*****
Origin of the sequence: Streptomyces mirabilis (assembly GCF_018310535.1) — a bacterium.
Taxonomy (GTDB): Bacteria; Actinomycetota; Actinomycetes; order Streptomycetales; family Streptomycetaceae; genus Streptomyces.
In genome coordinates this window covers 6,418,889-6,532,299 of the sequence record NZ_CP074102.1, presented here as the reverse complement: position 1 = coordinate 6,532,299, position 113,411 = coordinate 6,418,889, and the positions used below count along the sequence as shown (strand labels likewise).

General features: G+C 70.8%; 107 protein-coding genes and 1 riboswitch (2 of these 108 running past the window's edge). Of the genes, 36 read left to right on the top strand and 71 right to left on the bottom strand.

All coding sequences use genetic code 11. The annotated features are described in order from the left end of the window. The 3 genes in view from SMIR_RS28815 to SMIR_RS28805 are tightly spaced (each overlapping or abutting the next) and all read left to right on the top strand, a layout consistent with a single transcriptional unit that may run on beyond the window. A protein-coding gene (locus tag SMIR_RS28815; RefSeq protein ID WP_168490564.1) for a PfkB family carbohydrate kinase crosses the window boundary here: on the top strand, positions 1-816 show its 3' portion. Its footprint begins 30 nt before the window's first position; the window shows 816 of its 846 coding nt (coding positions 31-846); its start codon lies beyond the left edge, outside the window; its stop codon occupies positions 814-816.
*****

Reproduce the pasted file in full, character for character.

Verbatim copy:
Origin of the sequence: Streptomyces mirabilis (assembly GCF_018310535.1) — a bacterium.
Taxonomy (GTDB): Bacteria; Actinomycetota; Actinomycetes; order Streptomycetales; family Streptomycetaceae; genus Streptomyces.
In genome coordinates this window covers 6,418,889-6,532,299 of the sequence record NZ_CP074102.1, presented here as the reverse complement: position 1 = coordinate 6,532,299, position 113,411 = coordinate 6,418,889, and the positions used below count along the sequence as shown (strand labels likewise).

General features: G+C 70.8%; 107 protein-coding genes and 1 riboswitch (2 of these 108 running past the window's edge). Of the genes, 36 read left to right on the top strand and 71 right to left on the bottom strand.

All coding sequences use genetic code 11. The annotated features are described in order from the left end of the window. The 3 genes in view from SMIR_RS28815 to SMIR_RS28805 are tightly spaced (each overlapping or abutting the next) and all read left to right on the top strand, a layout consistent with a single transcriptional unit that may run on beyond the window. A protein-coding gene (locus tag SMIR_RS28815; RefSeq protein ID WP_168490564.1) for a PfkB family carbohydrate kinase crosses the window boundary here: on the top strand, positions 1-816 show its 3' portion. Its footprint begins 30 nt before the window's first position; the window shows 816 of its 846 coding nt (coding positions 31-846); its start codon lies beyond the left edge, outside the window; its stop codon occupies positions 814-816.